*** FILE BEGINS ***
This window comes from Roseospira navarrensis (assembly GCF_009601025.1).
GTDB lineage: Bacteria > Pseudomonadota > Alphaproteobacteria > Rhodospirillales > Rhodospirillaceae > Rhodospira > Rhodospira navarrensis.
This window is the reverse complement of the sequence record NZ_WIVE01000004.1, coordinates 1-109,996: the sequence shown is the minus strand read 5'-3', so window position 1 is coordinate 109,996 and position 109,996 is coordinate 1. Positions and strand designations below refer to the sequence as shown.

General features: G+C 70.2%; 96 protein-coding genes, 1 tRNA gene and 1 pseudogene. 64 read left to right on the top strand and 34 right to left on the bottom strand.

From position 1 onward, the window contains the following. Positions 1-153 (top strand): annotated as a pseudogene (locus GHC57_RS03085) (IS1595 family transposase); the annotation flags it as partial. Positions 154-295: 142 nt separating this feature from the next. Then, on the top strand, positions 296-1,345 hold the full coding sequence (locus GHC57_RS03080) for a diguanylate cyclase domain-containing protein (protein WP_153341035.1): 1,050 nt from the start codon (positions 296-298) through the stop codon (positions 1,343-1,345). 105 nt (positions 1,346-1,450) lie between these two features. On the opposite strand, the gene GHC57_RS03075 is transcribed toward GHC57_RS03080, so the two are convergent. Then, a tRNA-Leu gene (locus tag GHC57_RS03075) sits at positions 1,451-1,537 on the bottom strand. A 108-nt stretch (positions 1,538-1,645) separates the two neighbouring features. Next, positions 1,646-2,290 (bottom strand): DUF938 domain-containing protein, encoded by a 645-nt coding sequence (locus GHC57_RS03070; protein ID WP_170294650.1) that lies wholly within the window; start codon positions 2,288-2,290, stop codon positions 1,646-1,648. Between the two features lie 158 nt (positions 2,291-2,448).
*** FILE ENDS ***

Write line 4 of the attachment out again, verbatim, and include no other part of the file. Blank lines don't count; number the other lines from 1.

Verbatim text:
General features: G+C 70.2%; 96 protein-coding genes, 1 tRNA gene and 1 pseudogene. 64 read left to right on the top strand and 34 right to left on the bottom strand.